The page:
The liquid polydimethylsiloxane was a trimethylsiloxy-endblocked polydimethylsiloxane with a viscosity of 500 centistokes (5×10-4 square meter per second) viscosity at room temperature (DOW CORNING® 200 Fluid, 500 centistoke from Dow Corning) and is hereinafter referred to as "Silicone IV", a comparative example material.
Hair conditioning compositions were prepared by first preparing a hair conditioner base of 4% JORDAQUAT® JWX-25 (Stearalkonium Chloride at 25% actives from Mazer Chemicals, Inc. of Gurnee, Ill.), 1% NATROSOL 250 }IHR (hydroxyethylcellulose from Aqualon Company of Wilmington, Del.) and 95% deionized water (hereinafter "Base 1"). One part of Silicone II, Silicone III and Silicone IV, respectively, was dispersed into 100 parts of Base 1 using a TEKMAR RW20 DZM rotary mixer with a 4-blade stirrer from IKA Works of Staufen, West Germany at 250 to 2,000 R.P.M. to form Examples 3, 4 and 5, respectively.
A "half-head" procedure was used in this evaluation. Two trained hair stylists shampooed the entire head of each of 13 volunteer panelists and then rinsed the shampoo from the panelist's hair. The stylists then applied a measured amount of Example 3 to the hair on one side of a panelist's head using a syringe. The stylist immediately worked the conditioner into the hair on that side of the head and then rinsed it immediately from the hair using tap water. The same procedure was used on the hair on the opposite side of the panelist's head, but Example 4 was used on that side.
The identity of each polymethylalkylsiloxane was not revealed to either the hair stylist or the panelists. The hair stylist was given an evaluation form giving statements of the type noted in Example 1 above and told to evaluate the wet, dry and after-styling characteristics of the treated hair on each side of the panelist's head by ranking those statements using a scale of 1 to 5. Before the panelist left the salon, she was also given a take-home evaluation form which she was asked to complete the next morning and to telephone the results to the test facility.
Due to the small sample sizes used in the salon testing reported in most of the Examples herein, the differences in scale rankings were often small due to averaging. However, significant physical properties were noticeable upon visual inspection. Based on the results of this testing, Example 3 (liquid polymethylalkylsiloxane) was not judged to be superior to Example 4 (gel polymethylalkylsiloxane), but both delivered very good to excellent performance on key conditioner performance attributes.
The results of the hair stylists' and panelists' evaluation was that hair treated with Example 3 received higher average ratings on the following characteristics than that treated with Example 4: HAIR STYLISTS: feels less coated when wet; detangles and combs easier when dry; weighs hair down less (dry); feels softer, smoother and more conditioned; leaves hair more manageable, cleaner looking, and with more shine; and PANELISTS (next day evaluation): slightly more easily combed with less flyaway; feels less coated; leaves hair more manageable, cleaner looking and with more body and shine.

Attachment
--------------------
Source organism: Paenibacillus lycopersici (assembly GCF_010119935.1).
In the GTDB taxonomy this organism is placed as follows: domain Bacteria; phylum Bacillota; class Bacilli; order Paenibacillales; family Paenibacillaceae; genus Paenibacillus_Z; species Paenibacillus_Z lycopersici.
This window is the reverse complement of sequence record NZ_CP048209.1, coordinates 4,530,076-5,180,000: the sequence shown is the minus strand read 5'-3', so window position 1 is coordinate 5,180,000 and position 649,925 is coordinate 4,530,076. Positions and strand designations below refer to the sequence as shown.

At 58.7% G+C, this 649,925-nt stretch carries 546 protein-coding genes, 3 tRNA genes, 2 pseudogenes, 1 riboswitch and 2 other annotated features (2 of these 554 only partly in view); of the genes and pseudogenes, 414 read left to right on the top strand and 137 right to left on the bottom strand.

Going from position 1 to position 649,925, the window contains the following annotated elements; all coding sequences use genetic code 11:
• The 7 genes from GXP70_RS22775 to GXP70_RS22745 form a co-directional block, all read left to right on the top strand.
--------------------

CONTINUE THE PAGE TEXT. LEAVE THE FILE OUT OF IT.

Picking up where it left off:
The results of the hair stylists' evaluation was that hair treated with Example 4 received higher average ratings in the following characteristics than that treated with Example 3: less flyaway; feels less dry; and less matted/flat.
The same "half-head" procedure was then repeated on a different day by two hair stylists on 17 volunteer panelists. Example 3 was placed on the hair on one side of the panelist's head and Example 5 was placed on the other side. Example 3 was found to have definite performance advantages over the comparative polydimethylsiloxane-containing Example 5. The results of the hair stylists' and panelists' evaluation was that hair treated with Example 3 received higher average ratings in the following characteristics than that treated with Example 5: HAIR STYLISTS: feels less coated when wet and dry; weighs hair down less (dry); leaves hair more manageable with more body, fullness, bounce and shine; and PANELISTS (next day evaluation): feels less coated with less flyaway; feels soft; leaves hair more manageable with more body. Example 5 was very slightly superior to Example 3 in that it was more easily combed when wet and felt more conditioned when dry according to the stylists.
Example 6 was prepared using Silicone V in the same manner as described for Example 3 and was evaluated using the half-head procedure described above versus comparative Example 7 was prepared using Silicone VI in the same manner as described for Example 5. Essentially the same results as were reported #or Example 3 versus Example 5 were obtained. Example 6 was superior to Example 7 in the same attributes noted for Example 3 over Example 5 above except the stylists reported that the manageability of the hair after styling was essentially the same for both Examples 6 and 7 and the panelists reported that the flyaway for both Examples 6 and 7 was equivalent.